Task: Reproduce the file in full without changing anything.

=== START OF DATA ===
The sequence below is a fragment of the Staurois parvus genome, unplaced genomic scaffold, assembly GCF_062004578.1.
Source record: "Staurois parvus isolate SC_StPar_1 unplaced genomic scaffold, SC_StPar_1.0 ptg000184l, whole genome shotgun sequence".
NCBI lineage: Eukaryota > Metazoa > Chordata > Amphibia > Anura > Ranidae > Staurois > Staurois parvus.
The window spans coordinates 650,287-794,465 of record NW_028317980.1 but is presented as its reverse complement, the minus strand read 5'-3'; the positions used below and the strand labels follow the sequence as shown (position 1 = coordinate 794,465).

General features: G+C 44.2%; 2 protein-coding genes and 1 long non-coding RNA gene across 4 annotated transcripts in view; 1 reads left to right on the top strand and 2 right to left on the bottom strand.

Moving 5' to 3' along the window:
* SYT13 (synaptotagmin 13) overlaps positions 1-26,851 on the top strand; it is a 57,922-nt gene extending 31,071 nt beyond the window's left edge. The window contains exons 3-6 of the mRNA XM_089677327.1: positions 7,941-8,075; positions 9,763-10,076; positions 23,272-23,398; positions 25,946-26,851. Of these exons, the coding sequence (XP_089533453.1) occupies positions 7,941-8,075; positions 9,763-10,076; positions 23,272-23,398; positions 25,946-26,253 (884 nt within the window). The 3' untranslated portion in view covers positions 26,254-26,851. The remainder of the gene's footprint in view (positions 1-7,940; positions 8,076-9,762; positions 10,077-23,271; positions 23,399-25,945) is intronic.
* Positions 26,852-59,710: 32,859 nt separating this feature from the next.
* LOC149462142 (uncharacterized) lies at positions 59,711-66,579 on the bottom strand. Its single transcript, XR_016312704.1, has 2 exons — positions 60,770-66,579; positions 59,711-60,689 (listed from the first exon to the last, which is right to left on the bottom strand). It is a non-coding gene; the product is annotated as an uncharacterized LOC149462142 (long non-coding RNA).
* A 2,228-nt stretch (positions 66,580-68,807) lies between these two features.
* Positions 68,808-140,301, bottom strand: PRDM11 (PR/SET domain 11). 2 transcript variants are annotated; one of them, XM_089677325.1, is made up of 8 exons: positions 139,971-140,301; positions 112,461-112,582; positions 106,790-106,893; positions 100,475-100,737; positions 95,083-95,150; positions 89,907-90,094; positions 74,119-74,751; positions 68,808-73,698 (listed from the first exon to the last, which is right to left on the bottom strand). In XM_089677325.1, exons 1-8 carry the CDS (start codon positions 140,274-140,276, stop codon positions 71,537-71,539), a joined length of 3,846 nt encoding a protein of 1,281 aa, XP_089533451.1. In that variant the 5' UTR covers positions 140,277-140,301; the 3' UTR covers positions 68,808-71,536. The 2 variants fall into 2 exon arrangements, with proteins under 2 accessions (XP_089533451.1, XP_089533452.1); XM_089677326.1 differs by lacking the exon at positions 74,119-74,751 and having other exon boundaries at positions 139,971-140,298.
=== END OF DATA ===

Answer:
The sequence below is a fragment of the Staurois parvus genome, unplaced genomic scaffold, assembly GCF_062004578.1.
Source record: "Staurois parvus isolate SC_StPar_1 unplaced genomic scaffold, SC_StPar_1.0 ptg000184l, whole genome shotgun sequence".
NCBI lineage: Eukaryota > Metazoa > Chordata > Amphibia > Anura > Ranidae > Staurois > Staurois parvus.
The window spans coordinates 650,287-794,465 of record NW_028317980.1 but is presented as its reverse complement, the minus strand read 5'-3'; the positions used below and the strand labels follow the sequence as shown (position 1 = coordinate 794,465).

General features: G+C 44.2%; 2 protein-coding genes and 1 long non-coding RNA gene across 4 annotated transcripts in view; 1 reads left to right on the top strand and 2 right to left on the bottom strand.

Moving 5' to 3' along the window:
* SYT13 (synaptotagmin 13) overlaps positions 1-26,851 on the top strand; it is a 57,922-nt gene extending 31,071 nt beyond the window's left edge. The window contains exons 3-6 of the mRNA XM_089677327.1: positions 7,941-8,075; positions 9,763-10,076; positions 23,272-23,398; positions 25,946-26,851. Of these exons, the coding sequence (XP_089533453.1) occupies positions 7,941-8,075; positions 9,763-10,076; positions 23,272-23,398; positions 25,946-26,253 (884 nt within the window). The 3' untranslated portion in view covers positions 26,254-26,851. The remainder of the gene's footprint in view (positions 1-7,940; positions 8,076-9,762; positions 10,077-23,271; positions 23,399-25,945) is intronic.
* Positions 26,852-59,710: 32,859 nt separating this feature from the next.
* LOC149462142 (uncharacterized) lies at positions 59,711-66,579 on the bottom strand. Its single transcript, XR_016312704.1, has 2 exons — positions 60,770-66,579; positions 59,711-60,689 (listed from the first exon to the last, which is right to left on the bottom strand). It is a non-coding gene; the product is annotated as an uncharacterized LOC149462142 (long non-coding RNA).
* A 2,228-nt stretch (positions 66,580-68,807) lies between these two features.
* Positions 68,808-140,301, bottom strand: PRDM11 (PR/SET domain 11). 2 transcript variants are annotated; one of them, XM_089677325.1, is made up of 8 exons: positions 139,971-140,301; positions 112,461-112,582; positions 106,790-106,893; positions 100,475-100,737; positions 95,083-95,150; positions 89,907-90,094; positions 74,119-74,751; positions 68,808-73,698 (listed from the first exon to the last, which is right to left on the bottom strand). In XM_089677325.1, exons 1-8 carry the CDS (start codon positions 140,274-140,276, stop codon positions 71,537-71,539), a joined length of 3,846 nt encoding a protein of 1,281 aa, XP_089533451.1. In that variant the 5' UTR covers positions 140,277-140,301; the 3' UTR covers positions 68,808-71,536. The 2 variants fall into 2 exon arrangements, with proteins under 2 accessions (XP_089533451.1, XP_089533452.1); XM_089677326.1 differs by lacking the exon at positions 74,119-74,751 and having other exon boundaries at positions 139,971-140,298.